(RxWiki News) A new clinical trial has opened up for brain cancer patients with the most advanced and aggressive classification of tumor, glioblastoma multiforme.
Effective therapies for brain cancer have been difficult due to the delicate nature of the brain, and the sheer aggression of glioblastoma multiforme only adds to the challenge.
"Ask your oncologist about tumor treating electrical fields."
The tumor treating field system by the corporation Novocure is in the final stages of the clinical trial series over the last decade, having tested their technology in several clinical trials successfully.
The computerized system of electrodes are placed directly on the skin, and sending a calculated alternating current into the human body.
Unlike the more commonly used direct current (DC), alternating current (AC) is a form of electricity that cannot stop the human heart and is far less dangerous.
The electromagnetic field from the device causes enough interference to prevent the tumor from dividing as rapidly as normal, which is the basis for the majority of other cancer treatments as well.
Other than a mild rash, no side effects have been reported in any of the trials.
Studies on using this electric field technology dating back to 2007 have shown extensive success in laboratory tests on tumors and in animal experiments, furthermore the treatment typically doubled life expectancy in patients with glioblastoma multiforme when compared to control groups.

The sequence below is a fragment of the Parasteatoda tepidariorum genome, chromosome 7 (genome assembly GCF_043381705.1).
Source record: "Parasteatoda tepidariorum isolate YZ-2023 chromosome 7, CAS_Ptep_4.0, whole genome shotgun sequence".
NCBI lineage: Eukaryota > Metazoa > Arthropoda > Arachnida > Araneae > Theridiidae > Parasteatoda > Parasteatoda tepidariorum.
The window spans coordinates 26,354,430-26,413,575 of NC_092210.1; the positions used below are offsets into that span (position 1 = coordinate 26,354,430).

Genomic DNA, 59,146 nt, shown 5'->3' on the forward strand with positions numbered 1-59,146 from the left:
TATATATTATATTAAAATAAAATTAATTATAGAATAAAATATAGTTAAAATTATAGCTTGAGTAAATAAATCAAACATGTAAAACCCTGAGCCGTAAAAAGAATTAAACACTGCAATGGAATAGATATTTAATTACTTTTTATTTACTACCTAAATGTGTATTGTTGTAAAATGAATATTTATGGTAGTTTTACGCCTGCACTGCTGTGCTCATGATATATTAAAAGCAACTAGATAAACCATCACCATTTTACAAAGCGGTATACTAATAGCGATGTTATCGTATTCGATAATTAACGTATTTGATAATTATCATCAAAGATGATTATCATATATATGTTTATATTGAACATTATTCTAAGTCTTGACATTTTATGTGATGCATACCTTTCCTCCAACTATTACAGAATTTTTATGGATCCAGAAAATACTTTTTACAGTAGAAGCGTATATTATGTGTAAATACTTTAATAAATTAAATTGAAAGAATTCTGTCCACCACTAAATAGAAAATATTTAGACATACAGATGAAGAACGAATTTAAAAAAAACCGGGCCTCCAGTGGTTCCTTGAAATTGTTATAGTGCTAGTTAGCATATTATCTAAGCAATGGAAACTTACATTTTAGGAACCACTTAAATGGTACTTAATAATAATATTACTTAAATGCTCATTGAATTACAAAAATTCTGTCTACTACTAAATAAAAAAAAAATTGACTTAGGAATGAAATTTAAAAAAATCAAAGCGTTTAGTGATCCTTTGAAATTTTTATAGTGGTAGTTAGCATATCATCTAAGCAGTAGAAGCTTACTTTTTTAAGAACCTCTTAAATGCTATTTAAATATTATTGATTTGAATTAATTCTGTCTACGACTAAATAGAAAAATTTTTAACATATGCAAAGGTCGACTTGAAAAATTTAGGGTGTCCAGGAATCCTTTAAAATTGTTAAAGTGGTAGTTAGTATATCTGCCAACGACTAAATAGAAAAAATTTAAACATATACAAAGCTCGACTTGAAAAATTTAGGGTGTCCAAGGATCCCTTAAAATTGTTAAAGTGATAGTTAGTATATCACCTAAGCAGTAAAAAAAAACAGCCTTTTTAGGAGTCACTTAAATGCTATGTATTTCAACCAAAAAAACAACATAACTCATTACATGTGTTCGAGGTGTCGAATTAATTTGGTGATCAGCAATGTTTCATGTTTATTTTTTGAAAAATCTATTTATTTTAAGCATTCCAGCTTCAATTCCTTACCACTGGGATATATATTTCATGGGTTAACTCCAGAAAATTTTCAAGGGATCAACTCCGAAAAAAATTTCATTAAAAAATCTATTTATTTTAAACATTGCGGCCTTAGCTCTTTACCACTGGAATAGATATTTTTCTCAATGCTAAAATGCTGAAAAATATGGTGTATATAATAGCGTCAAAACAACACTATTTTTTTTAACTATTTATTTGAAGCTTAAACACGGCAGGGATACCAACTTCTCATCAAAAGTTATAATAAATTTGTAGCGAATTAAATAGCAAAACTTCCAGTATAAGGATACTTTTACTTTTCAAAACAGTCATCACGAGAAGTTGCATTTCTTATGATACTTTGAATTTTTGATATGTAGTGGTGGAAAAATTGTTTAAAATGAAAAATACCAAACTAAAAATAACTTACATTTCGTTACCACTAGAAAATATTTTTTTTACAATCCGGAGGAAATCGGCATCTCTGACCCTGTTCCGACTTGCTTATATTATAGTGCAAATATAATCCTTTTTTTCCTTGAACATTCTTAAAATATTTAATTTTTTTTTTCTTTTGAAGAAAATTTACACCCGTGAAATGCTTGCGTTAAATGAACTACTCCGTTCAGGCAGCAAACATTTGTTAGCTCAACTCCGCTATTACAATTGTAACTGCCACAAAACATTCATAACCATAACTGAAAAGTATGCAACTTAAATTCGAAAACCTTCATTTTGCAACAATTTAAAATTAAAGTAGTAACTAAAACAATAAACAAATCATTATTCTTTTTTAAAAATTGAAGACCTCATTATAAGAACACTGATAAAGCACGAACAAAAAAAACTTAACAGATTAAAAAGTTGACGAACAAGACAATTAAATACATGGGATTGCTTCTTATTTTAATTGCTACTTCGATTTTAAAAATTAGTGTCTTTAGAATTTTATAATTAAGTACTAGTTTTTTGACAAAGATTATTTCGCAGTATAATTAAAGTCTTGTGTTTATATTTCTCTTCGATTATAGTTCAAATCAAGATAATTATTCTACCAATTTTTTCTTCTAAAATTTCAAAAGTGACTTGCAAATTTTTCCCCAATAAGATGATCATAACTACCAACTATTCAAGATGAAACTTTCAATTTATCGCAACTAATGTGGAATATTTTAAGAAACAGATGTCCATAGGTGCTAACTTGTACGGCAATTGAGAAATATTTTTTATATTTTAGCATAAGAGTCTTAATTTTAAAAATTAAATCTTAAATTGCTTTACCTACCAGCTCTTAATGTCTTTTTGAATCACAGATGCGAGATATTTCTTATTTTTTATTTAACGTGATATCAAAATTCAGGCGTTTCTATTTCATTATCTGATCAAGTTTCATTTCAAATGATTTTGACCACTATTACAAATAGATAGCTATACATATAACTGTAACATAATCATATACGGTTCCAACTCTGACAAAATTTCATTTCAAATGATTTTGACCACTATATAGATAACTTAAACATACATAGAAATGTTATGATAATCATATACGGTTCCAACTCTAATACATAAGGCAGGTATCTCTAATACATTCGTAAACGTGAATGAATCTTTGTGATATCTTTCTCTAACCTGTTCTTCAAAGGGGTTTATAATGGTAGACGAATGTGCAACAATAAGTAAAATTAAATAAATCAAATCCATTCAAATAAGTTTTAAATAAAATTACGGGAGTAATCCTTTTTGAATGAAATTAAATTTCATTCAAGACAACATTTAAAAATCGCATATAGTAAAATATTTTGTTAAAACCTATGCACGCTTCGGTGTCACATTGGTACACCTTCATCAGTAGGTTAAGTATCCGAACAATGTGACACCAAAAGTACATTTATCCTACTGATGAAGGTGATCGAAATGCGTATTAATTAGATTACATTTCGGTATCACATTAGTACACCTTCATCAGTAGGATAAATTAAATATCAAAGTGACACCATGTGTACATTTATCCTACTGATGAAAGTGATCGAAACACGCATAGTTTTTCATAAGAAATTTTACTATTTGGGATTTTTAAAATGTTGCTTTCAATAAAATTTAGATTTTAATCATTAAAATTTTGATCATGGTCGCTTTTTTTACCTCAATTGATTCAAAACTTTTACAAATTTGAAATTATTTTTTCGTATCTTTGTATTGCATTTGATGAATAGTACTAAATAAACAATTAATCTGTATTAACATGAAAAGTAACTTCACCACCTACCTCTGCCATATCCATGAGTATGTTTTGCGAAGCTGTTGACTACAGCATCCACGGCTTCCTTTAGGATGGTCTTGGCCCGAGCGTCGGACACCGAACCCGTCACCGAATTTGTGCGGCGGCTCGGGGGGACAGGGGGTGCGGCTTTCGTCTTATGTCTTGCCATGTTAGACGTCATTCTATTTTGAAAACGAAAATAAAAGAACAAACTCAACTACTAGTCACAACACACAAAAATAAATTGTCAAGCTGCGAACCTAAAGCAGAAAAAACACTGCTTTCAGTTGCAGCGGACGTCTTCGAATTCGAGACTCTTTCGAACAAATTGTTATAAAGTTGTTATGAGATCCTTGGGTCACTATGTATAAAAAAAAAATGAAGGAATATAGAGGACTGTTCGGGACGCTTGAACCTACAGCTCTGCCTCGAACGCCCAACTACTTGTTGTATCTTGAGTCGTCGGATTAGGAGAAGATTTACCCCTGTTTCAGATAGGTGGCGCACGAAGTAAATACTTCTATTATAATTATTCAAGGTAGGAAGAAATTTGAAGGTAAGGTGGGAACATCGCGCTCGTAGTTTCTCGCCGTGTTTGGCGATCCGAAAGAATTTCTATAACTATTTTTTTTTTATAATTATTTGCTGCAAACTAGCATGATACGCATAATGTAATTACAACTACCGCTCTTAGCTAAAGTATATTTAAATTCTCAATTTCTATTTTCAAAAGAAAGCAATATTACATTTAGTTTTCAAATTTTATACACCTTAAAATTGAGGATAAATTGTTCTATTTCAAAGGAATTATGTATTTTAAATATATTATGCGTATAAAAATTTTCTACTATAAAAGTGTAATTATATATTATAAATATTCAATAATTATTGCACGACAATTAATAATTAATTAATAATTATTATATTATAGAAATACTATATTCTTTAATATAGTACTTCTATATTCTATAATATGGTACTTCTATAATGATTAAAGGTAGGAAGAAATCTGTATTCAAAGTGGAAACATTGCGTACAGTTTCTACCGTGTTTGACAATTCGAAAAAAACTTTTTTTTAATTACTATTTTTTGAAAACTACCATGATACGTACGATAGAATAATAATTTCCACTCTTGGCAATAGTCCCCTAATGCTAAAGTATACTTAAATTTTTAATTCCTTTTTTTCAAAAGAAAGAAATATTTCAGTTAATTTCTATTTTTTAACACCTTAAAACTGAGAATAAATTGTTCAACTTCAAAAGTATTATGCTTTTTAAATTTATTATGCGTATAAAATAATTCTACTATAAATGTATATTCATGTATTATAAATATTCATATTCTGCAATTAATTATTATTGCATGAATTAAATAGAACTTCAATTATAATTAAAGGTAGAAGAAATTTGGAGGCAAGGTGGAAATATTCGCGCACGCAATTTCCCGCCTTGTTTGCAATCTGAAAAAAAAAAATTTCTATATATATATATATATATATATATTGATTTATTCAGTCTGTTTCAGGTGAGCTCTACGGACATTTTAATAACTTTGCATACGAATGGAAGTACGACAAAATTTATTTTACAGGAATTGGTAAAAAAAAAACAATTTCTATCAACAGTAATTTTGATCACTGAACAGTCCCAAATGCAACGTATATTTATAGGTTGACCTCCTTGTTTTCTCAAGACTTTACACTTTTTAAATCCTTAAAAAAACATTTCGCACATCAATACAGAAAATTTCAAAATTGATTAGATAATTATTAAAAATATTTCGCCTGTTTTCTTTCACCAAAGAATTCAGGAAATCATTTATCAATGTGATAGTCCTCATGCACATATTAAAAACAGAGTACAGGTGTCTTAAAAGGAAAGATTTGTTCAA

“Patients with recurrent GBM present a significant treatment challenge,” said Santosh Kesari, MD/PhD, study author and professor of Neuro-oncology at the University of California, San Diego.
“The initial clinical research for the approval trial demonstrated that, compared to patients who were treated with chemotherapy, patients treated with NovoTTF achieved comparable survival times, had fewer side effects, and reported improved quality of life.”
Another study on using the tumor treating electrical fields in advanced stages of inoperable non small cell lung cancer patients had patients use the electrical device for 12 hours a day, together with chemotherapy. Observations from the study in 2011 showed that patients using the electrical field device were correlated with a gain of survival by a third, for an average of 28 rather than 22 weeks.
Similarly, a study performed by Yale in 2007 on brain tumor samples as well as in mice showed average survival increased from 26.1 to 62.2 weeks.
If nothing else, these studies point to a need for extended clinical trials for brain cancer patients with glioblastoma multiforme, where safe options for therapeutic treatment of their cancer are few.
Results from studies on Novocure's tumor treating fields, the NovoTTF-100A System, have been published in both the Proceedings of the National Academy of Sciences of the United States of America, and the Journal of Clinical Oncology.